Why anxiety can make kids act like assholes

And how to help them.

I’m going to break with newsletter tradition today and start with a short preamble. It’s been a month. I mean, everything is fine. I’m healthy, my family is healthy, and we are doing pretty damn well for being a year into a pandemic. I’m just a wee bit overstretched, probably because I’m taking on reporting assignments, dealing with book edits, and recently started teaching a graduate class at NYU. Also — although my kids are attending in-person school and I’m oh-so-very-grateful for that — we have only had four full school days in all of February, because winter.

I know I’m not the only one who’s stressed right now. You probably are, too. Heck, I’m even seeing it in my sources. I had grand plans to tackle a particular parenting question here today. I contacted seven researchers over the past two weeks in the hopes of interviewing them (see how dedicated I am to you, dear readers?), and guess how many of those seven had the time to talk to me? Not a one. So…. needless to say I have shelved that particular question for now. Maybe another time.

Instead, I’m going to address an issue that has been on my mind lately, given that so many of us, including our kids, are worried about Covid-19, about school, about friendships, about money, about all the things we have lost out on, about getting all the things done. That issue is anxiety. Anxiety can sometimes make people act like assholes. I know, because I’m often anxious, and so is my nine-year-old. My anxiety sometimes manifests as short-temperedness; when I’m stressed or worried, my fuse gets shorter. My son also gets grumpy and agitated when he loses a sense of control. When his typical schedule gets upended, he becomes more challenging and has more meltdowns, because he’s struggling and has less of an emotional reserve available. When he has to do something new and potentially scary and doesn’t know what to expect, he teeters on edge, too.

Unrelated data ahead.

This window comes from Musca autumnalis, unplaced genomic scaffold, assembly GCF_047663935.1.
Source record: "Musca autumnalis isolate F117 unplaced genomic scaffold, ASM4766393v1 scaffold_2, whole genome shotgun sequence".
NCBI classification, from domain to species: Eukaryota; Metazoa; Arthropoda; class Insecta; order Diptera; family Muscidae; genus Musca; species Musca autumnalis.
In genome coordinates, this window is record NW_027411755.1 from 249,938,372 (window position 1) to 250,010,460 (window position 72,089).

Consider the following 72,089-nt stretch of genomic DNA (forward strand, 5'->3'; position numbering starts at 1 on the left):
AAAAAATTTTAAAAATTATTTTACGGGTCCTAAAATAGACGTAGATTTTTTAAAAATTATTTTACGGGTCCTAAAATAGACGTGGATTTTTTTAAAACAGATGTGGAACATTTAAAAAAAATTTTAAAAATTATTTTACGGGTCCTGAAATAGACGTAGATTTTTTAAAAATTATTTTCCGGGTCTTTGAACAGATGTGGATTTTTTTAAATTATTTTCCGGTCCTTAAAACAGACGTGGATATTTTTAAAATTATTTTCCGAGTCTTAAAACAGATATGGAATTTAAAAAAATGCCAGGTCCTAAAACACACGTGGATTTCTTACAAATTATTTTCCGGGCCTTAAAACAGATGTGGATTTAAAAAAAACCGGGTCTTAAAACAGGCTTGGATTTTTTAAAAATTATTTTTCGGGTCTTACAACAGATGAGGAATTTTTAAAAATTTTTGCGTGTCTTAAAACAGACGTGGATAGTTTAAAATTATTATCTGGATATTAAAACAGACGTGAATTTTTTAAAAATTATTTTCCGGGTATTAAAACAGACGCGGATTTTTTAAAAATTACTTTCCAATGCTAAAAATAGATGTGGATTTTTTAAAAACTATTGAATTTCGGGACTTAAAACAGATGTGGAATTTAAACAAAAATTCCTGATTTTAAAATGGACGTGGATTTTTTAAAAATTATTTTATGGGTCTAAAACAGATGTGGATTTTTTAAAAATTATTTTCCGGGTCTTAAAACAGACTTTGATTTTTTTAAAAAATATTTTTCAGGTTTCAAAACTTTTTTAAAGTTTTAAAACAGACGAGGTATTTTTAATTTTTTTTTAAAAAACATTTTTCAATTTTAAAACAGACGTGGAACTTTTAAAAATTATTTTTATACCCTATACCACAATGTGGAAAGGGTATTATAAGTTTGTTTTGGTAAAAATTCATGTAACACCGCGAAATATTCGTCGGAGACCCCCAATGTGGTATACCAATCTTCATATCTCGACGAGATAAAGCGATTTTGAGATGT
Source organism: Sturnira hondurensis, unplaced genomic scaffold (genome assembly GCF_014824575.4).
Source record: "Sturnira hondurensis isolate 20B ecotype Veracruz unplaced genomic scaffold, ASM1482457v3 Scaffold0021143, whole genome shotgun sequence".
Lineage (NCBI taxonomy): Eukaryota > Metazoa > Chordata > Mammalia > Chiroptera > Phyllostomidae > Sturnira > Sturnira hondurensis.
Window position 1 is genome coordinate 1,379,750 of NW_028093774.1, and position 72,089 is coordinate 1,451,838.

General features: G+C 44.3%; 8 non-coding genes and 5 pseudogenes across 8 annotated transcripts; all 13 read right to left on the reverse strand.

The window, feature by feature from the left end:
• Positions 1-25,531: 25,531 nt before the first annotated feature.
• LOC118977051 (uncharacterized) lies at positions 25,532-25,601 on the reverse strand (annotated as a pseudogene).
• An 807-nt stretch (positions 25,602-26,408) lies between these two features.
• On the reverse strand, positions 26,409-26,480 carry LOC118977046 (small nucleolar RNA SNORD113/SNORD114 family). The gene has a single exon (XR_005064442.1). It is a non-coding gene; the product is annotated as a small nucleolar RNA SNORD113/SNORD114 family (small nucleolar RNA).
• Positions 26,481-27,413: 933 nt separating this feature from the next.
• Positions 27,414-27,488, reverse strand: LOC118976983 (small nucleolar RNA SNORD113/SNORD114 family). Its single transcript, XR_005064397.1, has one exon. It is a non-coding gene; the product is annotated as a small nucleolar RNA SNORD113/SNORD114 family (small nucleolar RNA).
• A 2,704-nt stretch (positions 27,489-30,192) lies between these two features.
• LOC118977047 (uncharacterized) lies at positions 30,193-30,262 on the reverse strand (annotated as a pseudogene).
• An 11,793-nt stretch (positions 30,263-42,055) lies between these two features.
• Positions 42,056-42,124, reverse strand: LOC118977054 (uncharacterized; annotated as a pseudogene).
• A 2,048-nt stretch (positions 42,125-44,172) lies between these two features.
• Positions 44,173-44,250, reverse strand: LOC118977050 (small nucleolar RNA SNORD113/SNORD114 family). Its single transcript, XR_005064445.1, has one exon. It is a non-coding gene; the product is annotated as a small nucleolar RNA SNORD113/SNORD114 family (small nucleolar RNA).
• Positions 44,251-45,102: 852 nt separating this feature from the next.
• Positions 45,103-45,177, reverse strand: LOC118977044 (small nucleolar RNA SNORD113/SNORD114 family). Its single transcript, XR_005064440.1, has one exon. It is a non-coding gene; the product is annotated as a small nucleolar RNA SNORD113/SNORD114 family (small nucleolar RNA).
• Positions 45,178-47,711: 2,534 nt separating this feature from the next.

To be clear, there are many ways that anxiety can manifest in kids. What you see might depend on the age of your child. An anxious toddler may be excessively clingy; an anxious five-year-old may have regular headaches or stomachaches; a tween or teen may withdraw and spend more time in her room. There are also several types of anxiety: social anxiety, generalized anxiety, post-traumatic stress disorder, obsessive-compulsive disorder, phobia disorders, and panic disorders, and they all look different. It’s a lot to digest, I know, but here are some common behaviors to look out for, which I’ve pulled from a 2016 Slate article I wrote on the topic:

In general, anxiety colors how a person interprets and reacts to his environment, in that anxious people tend to assume the worst. Whereas my husband thinks mountain biking is thrilling, I see it as an opportunity for serious injury. You can sometimes glean that a child is anxious simply by listening for these same kinds of negative thoughts. When researchers told 5-year-olds the beginning of a story and asked them to end it, the kids who created unhappy endings were more likely to show signs of anxiety a year later. Research has shown that kids with anxiety are also more likely than other kids to interpret potentially neutral pictures, words, and stories as being threatening. Other traits that have been linked to anxiety in kids are shyness and timidity. One study found that 20 percent of babies and young toddlers who were excessively shy or timid developed multiple anxiety disorders later in childhood, compared with none of the uninhibited kids they tracked.